Frenemies can be male or female, but I personally think females are more susceptible to having them because of the pressures females have to be "nice." I think being nice is good, and I know that I am, but as I've grown older, my confidence has gained in allowing me to respectively say what I think, which is why I decided to declare today that I don't like the word frenemy, or the backstabbing dishonesty it involves.
We as women should be building each other up not down, as this silly game of "frenemies" is hurtful and counter productive to what I think we really are capable of achieving, which are strong bonding friendships to help better ourselves and the lives of others. Recently I've been re-connecting with some past high school friends through our 10 yr. reunion site (hi Annie, Hailee, and Ade if you're reading!). I hadn't talked to any of them in pretty close to 10 yrs. but their quick hellos meant the world to me. It showed me that no matter what kind of immature stuff went on years ago, it is possible to pick up right where we left off and have some fun by sharing in our memories. It was probably for the best that we each went our separate ways, but that doesn't mean we were never meant to meet up and become friends again!
I'm also working on planning a local mom & tot play group since I've already found the support of other moms incredibly valuable to me at this new point in my life. I hope more women see the supportive and positive aspects of having true female friends in their life and forget the whole complicated dichotomy of frenemies because life really is too short for us to be cruel or fake, and we have so much to gain by uniting and connecting with one another. Here's a link to read the article in its entirety (it's for the book pictured above) along with some excerpts that I found especially thought provoking.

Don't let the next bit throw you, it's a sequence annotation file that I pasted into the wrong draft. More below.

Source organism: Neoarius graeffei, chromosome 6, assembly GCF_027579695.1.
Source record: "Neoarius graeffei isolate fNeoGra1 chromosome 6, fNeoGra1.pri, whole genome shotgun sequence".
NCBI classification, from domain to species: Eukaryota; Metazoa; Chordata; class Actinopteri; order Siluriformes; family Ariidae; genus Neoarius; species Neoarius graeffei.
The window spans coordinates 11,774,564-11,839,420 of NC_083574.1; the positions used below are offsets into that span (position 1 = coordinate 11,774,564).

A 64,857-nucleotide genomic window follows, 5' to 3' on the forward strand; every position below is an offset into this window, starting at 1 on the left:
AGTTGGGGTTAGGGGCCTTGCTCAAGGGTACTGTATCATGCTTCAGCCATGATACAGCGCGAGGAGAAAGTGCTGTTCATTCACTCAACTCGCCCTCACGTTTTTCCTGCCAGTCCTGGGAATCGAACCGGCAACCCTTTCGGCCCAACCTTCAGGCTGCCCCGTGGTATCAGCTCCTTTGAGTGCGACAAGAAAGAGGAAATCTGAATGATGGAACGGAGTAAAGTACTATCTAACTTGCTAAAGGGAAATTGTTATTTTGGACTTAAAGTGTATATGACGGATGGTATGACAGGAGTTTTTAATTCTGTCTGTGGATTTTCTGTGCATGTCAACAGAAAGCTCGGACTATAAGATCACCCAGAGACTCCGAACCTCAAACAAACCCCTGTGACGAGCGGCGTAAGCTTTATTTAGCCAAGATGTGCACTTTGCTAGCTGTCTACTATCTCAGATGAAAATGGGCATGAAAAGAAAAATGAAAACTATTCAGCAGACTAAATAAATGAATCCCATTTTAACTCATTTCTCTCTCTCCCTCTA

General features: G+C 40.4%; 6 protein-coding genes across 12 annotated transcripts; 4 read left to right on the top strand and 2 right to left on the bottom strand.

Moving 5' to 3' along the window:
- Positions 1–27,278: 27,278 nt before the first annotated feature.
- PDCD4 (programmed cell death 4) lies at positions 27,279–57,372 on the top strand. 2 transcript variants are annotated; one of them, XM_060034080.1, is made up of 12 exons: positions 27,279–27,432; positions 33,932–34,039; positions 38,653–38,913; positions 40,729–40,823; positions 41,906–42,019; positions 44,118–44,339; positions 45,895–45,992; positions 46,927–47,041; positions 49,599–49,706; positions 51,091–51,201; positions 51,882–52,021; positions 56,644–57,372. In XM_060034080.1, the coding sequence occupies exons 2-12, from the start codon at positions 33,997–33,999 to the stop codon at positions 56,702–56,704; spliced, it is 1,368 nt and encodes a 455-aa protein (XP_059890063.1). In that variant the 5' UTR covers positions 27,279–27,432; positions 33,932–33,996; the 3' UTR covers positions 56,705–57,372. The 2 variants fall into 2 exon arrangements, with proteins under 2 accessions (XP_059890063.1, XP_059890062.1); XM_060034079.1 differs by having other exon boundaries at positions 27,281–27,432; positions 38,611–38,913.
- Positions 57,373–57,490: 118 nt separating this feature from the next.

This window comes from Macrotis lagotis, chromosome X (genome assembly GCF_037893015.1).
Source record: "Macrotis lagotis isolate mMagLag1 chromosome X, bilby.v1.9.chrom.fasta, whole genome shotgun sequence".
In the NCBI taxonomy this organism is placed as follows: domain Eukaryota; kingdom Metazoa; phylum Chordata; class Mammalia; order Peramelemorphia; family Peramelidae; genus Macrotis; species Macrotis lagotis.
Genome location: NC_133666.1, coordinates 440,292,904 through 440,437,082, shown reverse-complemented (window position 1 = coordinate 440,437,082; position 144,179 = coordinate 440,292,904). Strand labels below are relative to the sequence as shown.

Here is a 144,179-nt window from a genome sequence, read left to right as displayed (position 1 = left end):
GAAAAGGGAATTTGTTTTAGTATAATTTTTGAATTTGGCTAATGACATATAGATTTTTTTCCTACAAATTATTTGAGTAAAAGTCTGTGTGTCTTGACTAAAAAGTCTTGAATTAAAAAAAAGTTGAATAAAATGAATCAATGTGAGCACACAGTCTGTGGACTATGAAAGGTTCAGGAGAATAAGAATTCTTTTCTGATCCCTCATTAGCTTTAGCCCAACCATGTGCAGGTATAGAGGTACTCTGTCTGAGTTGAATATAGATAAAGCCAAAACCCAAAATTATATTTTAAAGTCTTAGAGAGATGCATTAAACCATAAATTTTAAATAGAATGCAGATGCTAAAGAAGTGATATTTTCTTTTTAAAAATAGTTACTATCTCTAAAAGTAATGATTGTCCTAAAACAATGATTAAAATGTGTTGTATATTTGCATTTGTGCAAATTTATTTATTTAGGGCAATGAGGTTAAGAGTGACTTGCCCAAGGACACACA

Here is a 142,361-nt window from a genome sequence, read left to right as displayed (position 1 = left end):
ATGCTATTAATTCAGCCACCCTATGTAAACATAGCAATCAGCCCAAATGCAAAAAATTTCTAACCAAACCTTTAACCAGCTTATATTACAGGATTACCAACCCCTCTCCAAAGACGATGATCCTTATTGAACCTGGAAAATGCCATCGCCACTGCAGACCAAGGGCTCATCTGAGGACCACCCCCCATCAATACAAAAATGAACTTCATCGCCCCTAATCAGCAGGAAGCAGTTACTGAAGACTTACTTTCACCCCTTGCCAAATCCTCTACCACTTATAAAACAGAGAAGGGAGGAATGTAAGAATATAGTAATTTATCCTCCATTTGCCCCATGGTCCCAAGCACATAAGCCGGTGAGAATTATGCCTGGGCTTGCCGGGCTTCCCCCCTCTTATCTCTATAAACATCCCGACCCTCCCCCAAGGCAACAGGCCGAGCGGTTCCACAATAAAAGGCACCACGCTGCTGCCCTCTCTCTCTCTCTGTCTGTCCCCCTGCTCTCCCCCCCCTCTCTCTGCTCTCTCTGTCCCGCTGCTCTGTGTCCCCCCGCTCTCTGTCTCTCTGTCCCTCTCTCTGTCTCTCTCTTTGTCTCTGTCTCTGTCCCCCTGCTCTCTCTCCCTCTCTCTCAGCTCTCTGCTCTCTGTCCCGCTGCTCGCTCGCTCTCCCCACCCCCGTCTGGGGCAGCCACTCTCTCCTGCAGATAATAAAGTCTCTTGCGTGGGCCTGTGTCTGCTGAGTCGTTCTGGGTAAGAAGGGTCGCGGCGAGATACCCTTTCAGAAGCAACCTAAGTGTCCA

"I think that most of us do want, in theory, the best for our friends, but we find it difficult to be happy for people when things happen for them that haven’t happened to us already."
"In recent years, we've had this "Sex and the City" ethos — friends always come through, and you still have your friends even when love fails. But I think friendships are just as complicated as marriages. And in some way marriages are more straightforward, because you’re allowed to talk about upsetting emotions within a marriage. But with friends there’s this embarrassment level about envy. No one’s allowed to admit to each other that they’re envious."
"the way in which we sometimes say things about our friends to other friends, not just to gossip, but to prove how close we are to someone else as a status thing. I’m really fascinated by that subject, actually. You think that jockeying would end in high school but, I don’t know what your peer circle’s like — this is going back to why I started the book — but the older I get, this stuff seems to actually increase in interest. The power struggle within a larger clique of who is no longer getting along with who and who now claims more of the "best friend" title. It might not be spelled out as "best friend" — that sounds like a juvenile phrase — but this stuff seems to continue."
"Maybe it’s competitive too: It’s like simultaneously putting yourself down and propping yourself up. Status jockeying and also self-deprecation jockeying: Whose life is worse? It starts in high school or grade school. Who did worst in the test? “No, I failed,” “No, I really failed that test.” “I’m sure you did better than I did.” But the subtle ways in which we take each other down and build ourselves up.And also obviously people used to have kids younger, and children can make it more difficult to keep up these friendships. But obviously, the great plot of life is, there's war and there's love, and love is more dramatic than friendship. From a narrative point of view, friendship less lends itself to a novel than romance or war. I find it just as dramatic though. That's the thing."